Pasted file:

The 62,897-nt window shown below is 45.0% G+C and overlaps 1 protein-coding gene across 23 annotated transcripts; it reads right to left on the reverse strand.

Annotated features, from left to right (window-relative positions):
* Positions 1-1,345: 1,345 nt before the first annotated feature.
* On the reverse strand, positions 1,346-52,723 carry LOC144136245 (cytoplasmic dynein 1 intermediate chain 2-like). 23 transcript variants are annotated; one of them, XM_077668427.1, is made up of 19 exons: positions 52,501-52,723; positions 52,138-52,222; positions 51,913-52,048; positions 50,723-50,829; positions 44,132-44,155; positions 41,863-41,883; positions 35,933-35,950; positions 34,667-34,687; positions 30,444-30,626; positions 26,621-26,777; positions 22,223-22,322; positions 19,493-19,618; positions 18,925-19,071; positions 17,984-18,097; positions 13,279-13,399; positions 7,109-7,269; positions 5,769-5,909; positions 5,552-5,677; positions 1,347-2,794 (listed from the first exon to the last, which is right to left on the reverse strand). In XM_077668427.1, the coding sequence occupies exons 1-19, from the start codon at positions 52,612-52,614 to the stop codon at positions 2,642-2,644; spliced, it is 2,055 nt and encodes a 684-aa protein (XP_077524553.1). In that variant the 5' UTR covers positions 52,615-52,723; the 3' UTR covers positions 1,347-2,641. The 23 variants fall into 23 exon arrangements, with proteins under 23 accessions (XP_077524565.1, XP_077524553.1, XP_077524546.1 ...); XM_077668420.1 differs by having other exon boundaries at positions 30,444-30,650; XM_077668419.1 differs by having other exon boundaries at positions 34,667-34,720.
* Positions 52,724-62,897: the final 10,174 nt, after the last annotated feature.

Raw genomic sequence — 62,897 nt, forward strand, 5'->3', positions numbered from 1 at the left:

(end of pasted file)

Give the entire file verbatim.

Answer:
The 62,897-nt window shown below is 45.0% G+C and overlaps 1 protein-coding gene across 23 annotated transcripts; it reads right to left on the reverse strand.

Annotated features, from left to right (window-relative positions):
* Positions 1-1,345: 1,345 nt before the first annotated feature.
* On the reverse strand, positions 1,346-52,723 carry LOC144136245 (cytoplasmic dynein 1 intermediate chain 2-like). 23 transcript variants are annotated; one of them, XM_077668427.1, is made up of 19 exons: positions 52,501-52,723; positions 52,138-52,222; positions 51,913-52,048; positions 50,723-50,829; positions 44,132-44,155; positions 41,863-41,883; positions 35,933-35,950; positions 34,667-34,687; positions 30,444-30,626; positions 26,621-26,777; positions 22,223-22,322; positions 19,493-19,618; positions 18,925-19,071; positions 17,984-18,097; positions 13,279-13,399; positions 7,109-7,269; positions 5,769-5,909; positions 5,552-5,677; positions 1,347-2,794 (listed from the first exon to the last, which is right to left on the reverse strand). In XM_077668427.1, the coding sequence occupies exons 1-19, from the start codon at positions 52,612-52,614 to the stop codon at positions 2,642-2,644; spliced, it is 2,055 nt and encodes a 684-aa protein (XP_077524553.1). In that variant the 5' UTR covers positions 52,615-52,723; the 3' UTR covers positions 1,347-2,641. The 23 variants fall into 23 exon arrangements, with proteins under 23 accessions (XP_077524565.1, XP_077524553.1, XP_077524546.1 ...); XM_077668420.1 differs by having other exon boundaries at positions 30,444-30,650; XM_077668419.1 differs by having other exon boundaries at positions 34,667-34,720.
* Positions 52,724-62,897: the final 10,174 nt, after the last annotated feature.

Raw genomic sequence — 62,897 nt, forward strand, 5'->3', positions numbered from 1 at the left: